View Full Version : Odds calculations in "Encyclopedia of Draw Poker", by Anno

04-25-2005, 12:54 PM
I originally posted this in the "Other Poker" forum because it deals with draw, but someone suggested posting it here as well, so here it is...

I picked up a copy of this book a little while ago. It has lots of odds calculations about various starting hands and draw results, including an analysis of the effects of keeping a kicker when drawing to a pair. When drawing three to a pair he gives the probability of improving to a given better hand as approximately:

two-pair = 1/6
trips = 1/9

These seem right to me, but he then looks at keeping a kicker and drawing two and says the chances in that case change to:

two-pair = 1/12
trips = 1/26

Neither of these seems right to me, so I though I'd give my reasoning and let some of the math guys (of which I used to be one in the distant past) tell me if I'm right or wrong.

Let's write the two possible situations (draw-3, draw-2) like this:


In the two-pair case, it seems intuitive to me that your chances are no worse if you keep a kicker than if you draw three. My reasoning is that in the draw-three case, what does the first card you draw have to be to keep alive your chances of drawing exactly to 2-pair? All it has to do is not be an A, the chances of which are 45/47 (2 A's remaining, 47 cards left after your 2 A's and the three discards). Now you have AACxx, and from this point you're in exactly the same situation as if you'd kept the kicker, having to draw one more C in the last two cards. So it seems to me that the chances of getting to exactly two-pair by drawing two are very slightly greater than by drawing three, by a ratio of 47/45.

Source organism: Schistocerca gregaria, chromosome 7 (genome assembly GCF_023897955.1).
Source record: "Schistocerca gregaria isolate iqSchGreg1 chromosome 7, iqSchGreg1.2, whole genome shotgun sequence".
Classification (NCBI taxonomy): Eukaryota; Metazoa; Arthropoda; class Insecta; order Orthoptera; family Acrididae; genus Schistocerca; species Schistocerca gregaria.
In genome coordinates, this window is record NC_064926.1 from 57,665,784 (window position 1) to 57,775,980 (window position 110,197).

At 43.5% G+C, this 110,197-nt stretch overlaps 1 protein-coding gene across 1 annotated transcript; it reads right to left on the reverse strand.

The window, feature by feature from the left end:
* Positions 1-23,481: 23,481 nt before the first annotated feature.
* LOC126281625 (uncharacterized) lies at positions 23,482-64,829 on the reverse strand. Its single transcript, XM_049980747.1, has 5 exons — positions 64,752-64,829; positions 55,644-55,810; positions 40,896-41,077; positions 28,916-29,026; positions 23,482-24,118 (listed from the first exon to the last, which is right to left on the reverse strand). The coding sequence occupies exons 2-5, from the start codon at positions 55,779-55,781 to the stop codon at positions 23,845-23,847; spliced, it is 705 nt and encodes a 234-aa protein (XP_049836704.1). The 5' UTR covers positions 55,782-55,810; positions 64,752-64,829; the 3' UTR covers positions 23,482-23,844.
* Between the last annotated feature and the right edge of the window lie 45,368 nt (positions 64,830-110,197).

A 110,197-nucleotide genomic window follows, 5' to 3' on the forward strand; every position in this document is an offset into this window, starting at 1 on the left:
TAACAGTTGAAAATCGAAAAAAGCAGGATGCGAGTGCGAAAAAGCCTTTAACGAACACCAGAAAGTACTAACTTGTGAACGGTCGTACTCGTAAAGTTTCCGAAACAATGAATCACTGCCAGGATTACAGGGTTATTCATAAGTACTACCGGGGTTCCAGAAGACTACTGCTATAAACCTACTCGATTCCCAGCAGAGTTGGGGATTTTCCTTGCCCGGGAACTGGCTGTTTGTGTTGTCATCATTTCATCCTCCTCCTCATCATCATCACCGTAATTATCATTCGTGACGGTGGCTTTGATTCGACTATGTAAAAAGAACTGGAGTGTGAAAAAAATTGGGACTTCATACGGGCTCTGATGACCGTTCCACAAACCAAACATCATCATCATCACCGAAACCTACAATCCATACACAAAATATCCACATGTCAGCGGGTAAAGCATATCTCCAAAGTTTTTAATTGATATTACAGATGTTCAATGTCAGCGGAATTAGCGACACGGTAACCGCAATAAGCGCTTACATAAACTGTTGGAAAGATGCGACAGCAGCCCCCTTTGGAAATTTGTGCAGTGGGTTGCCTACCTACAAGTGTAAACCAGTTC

In the case of improving to exactly trips you need to draw exactly one A in each case. When you have a few events whose probabilities are very small you can get a decent approximation of the chance of hitting one by adding the probabilities up. Since this case fits that condition (and ignoring the very small probabilities of drawing to a full house of quads) the chance of getting trips when drawing two should be pretty close to 2/3 the chance of getting it by drawing three, not less than half as good as the book states that it is.

Can anyone confirm (or refute) my reasoning here?

04-25-2005, 04:10 PM
Suppose you start with just one pair.

If you just keep a pair, there are 16215 possibilities. There are

11559 ways to make 1 pair,
2592 ways to make 2 pair,
1854 ways to make 3 of a kind,
165 ways to make a full house, and
45 ways to make 4 of a kind.

If you keep a kicker, there are 1081 possibilities. There are

801 ways to make one pair,
186 ways to make two pair,
84 ways to make 3 of a kind,
9 ways to make a full house, and
1 way to make 4 of a kind.

Rather than doing the calculations myself, I used WinPoker, software for analyzing video poker. These look right to me, though. The book appears to be quite wrong.